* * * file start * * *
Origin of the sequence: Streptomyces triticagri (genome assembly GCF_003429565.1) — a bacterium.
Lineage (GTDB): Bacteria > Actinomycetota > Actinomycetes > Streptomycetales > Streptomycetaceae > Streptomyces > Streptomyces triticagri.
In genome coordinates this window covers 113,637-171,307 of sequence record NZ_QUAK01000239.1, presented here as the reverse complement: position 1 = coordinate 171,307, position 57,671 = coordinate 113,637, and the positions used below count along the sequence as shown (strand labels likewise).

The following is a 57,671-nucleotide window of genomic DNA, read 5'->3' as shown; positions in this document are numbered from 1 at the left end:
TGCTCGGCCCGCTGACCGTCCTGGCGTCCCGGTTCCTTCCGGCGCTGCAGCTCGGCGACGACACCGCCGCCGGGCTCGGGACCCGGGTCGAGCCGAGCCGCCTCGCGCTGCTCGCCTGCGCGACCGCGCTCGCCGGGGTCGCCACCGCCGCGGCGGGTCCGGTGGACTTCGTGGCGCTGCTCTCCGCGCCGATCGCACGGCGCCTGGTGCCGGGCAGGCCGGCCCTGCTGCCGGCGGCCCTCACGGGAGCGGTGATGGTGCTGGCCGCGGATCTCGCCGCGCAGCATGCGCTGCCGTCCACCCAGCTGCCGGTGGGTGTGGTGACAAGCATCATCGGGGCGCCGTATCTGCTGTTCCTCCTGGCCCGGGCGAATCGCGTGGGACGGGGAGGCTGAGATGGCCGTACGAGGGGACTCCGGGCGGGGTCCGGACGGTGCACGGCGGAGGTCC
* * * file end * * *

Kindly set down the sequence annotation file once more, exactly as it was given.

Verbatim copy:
Origin of the sequence: Streptomyces triticagri (genome assembly GCF_003429565.1) — a bacterium.
Lineage (GTDB): Bacteria > Actinomycetota > Actinomycetes > Streptomycetales > Streptomycetaceae > Streptomyces > Streptomyces triticagri.
In genome coordinates this window covers 113,637-171,307 of sequence record NZ_QUAK01000239.1, presented here as the reverse complement: position 1 = coordinate 171,307, position 57,671 = coordinate 113,637, and the positions used below count along the sequence as shown (strand labels likewise).

The following is a 57,671-nucleotide window of genomic DNA, read 5'->3' as shown; positions in this document are numbered from 1 at the left end:
TGCTCGGCCCGCTGACCGTCCTGGCGTCCCGGTTCCTTCCGGCGCTGCAGCTCGGCGACGACACCGCCGCCGGGCTCGGGACCCGGGTCGAGCCGAGCCGCCTCGCGCTGCTCGCCTGCGCGACCGCGCTCGCCGGGGTCGCCACCGCCGCGGCGGGTCCGGTGGACTTCGTGGCGCTGCTCTCCGCGCCGATCGCACGGCGCCTGGTGCCGGGCAGGCCGGCCCTGCTGCCGGCGGCCCTCACGGGAGCGGTGATGGTGCTGGCCGCGGATCTCGCCGCGCAGCATGCGCTGCCGTCCACCCAGCTGCCGGTGGGTGTGGTGACAAGCATCATCGGGGCGCCGTATCTGCTGTTCCTCCTGGCCCGGGCGAATCGCGTGGGACGGGGAGGCTGAGATGGCCGTACGAGGGGACTCCGGGCGGGGTCCGGACGGTGCACGGCGGAGGTCC